As Iraq burns and nuclear talks between Iran and the West hurtle towards their 20 July deadline, the US and Iran appear to be pushed together by the force of circumstances.
Neither country wishes to return to the nuclear brinkmanship of the past few years, nor see the jihadist group ISIS carve out a caliphate on Iraq’s western flank and Europe’s underbelly. But is this enough to produce a “great rapprochement” between the two rivals?
It is true that the US has worked with the Islamic Republic before.
After Iraq’s 2010 election, both Tehran and Washington helped Iraqi Prime Minister Nouri Maliki stay in power, even though his coalition had won fewer seats in parliament.
Before that, in 2001, Iran helped the US in its invasion of Afghanistan. It shared intelligence and even took the remarkable step of offering to work under US command in rebuilding the Afghan army. But it will be harder to repeat this co-operation today.
Simply put, a common enemy – ISIS – does not mean a common strategy.
Each side has a different diagnosis of what ails Iraq. Washington increasingly pins the blame on Mr Maliki’s sectarian and authoritarian policies, believing that these have pushed Iraq’s Sunni minority into the hands of ISIS.
Under the US occupation, al-Qaeda in Iraq – ISIS’s forerunner – was rolled back after Sunni tribes were paid and armed by the Americans to turn on the jihadists.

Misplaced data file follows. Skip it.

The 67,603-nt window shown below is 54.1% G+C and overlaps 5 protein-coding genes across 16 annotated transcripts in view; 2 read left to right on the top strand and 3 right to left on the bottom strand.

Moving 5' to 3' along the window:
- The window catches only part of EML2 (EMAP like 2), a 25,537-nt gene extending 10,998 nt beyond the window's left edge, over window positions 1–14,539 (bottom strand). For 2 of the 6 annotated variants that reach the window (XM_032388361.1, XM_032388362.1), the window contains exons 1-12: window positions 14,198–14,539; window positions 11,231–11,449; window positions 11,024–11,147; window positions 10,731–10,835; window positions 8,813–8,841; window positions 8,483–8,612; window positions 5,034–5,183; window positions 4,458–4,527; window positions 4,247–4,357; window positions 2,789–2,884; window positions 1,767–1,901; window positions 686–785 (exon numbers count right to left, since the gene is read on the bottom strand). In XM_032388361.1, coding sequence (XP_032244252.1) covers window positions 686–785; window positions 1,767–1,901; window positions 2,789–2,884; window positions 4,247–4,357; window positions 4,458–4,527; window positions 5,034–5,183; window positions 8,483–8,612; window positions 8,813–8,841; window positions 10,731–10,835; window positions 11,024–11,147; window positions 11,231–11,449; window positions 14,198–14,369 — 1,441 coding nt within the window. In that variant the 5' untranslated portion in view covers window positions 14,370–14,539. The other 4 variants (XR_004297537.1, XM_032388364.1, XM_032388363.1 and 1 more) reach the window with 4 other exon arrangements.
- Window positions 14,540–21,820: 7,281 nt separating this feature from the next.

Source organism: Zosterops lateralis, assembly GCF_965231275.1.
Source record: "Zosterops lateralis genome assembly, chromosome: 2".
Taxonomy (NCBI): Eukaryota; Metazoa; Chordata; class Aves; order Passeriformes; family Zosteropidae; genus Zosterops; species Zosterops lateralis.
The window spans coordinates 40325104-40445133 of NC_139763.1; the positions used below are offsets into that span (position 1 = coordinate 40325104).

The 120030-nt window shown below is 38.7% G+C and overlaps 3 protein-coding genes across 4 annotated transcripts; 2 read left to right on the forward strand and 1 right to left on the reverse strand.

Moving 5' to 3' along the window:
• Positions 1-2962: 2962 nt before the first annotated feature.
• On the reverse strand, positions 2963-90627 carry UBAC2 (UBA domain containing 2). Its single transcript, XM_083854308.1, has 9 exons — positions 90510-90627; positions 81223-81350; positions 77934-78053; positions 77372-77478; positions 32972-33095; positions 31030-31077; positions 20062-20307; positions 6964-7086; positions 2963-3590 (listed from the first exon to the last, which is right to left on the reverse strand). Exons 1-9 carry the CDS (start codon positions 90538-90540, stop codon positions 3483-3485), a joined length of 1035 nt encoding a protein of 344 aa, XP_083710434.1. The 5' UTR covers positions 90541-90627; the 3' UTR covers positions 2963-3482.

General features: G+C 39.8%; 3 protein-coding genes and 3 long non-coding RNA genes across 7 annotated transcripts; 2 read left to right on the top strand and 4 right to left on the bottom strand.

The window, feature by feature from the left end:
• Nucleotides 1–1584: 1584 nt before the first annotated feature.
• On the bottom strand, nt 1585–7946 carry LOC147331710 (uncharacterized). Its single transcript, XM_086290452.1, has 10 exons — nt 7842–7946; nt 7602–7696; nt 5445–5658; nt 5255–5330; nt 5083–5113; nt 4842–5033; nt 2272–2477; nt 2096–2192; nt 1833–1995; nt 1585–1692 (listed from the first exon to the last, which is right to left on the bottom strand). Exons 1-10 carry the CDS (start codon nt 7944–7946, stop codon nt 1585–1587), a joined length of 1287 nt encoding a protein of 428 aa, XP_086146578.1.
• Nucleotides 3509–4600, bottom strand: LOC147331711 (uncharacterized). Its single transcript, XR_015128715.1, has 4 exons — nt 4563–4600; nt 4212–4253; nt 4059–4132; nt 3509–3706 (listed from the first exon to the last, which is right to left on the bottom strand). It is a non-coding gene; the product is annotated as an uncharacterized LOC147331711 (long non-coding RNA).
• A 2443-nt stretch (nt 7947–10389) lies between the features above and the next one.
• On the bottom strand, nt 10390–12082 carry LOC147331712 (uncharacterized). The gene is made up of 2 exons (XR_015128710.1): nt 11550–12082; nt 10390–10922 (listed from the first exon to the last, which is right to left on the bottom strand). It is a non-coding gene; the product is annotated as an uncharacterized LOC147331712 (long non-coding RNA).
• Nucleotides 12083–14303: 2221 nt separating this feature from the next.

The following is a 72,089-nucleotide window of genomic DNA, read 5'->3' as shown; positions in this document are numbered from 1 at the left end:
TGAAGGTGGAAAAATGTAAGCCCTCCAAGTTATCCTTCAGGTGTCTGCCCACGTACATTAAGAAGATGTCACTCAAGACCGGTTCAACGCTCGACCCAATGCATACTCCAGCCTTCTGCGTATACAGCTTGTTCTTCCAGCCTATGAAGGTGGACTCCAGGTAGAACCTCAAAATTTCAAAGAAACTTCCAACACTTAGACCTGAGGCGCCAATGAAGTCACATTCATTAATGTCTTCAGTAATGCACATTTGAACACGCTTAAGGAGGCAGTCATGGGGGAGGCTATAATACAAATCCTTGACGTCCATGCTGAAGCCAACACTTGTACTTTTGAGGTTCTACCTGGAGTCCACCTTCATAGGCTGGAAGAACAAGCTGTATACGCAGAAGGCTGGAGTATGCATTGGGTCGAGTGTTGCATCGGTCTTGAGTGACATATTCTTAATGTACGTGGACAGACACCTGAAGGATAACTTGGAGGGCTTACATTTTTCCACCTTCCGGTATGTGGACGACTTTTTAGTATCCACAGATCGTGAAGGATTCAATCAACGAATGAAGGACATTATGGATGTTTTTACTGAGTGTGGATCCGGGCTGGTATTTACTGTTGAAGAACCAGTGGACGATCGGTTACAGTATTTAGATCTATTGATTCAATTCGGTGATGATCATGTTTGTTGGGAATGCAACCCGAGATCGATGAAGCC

Those Sunni tribes no longer trust the Iraqi government. Washington increasingly doubts that Mr Maliki is capable of bringing about the national unity and reform that it sees as necessary to stabilising Iraq over the longer term, and this is why US President Barack Obama is reluctant to step in with military support.
Iran is also sceptical about Mr Maliki’s abilities, but it has no wish to lose a key ally – one who has permitted Iran to use Iraqi airspace to resupply the next-door Assad regime.
Iran also fears that the situation in Iraq is being exploited by Gulf Arab monarchies like Saudi Arabia to reduce Tehran’s influence. Iran therefore wants to contain the threat, but without losing influence in Baghdad. It has sent military advisers, but its more important contribution has been to mobilise Iraqi Shia militias, such as Asaib Ahl al-Haq, to fight the Sunni jihadists of ISIS.
Iran has spent more than a decade building up ties to those Iraqi militias, many of whom it had previously deployed to Syria. This dovetails with Mr Maliki’s call for volunteers – who will naturally come from Iraq’s Shia majority – to fight ISIS in place of his crumbling regular army, but the overall effect is to increase the perception that Iraq’s battle lines are drawn along sectarian lines.
As a result, the US fears that publicly involving Iran will heighten the fears of those same Sunni constituencies whose support in defeating ISIS will be crucial. Iran is encouraging the growth of sectarian militias, which decreases the prospect of national unity.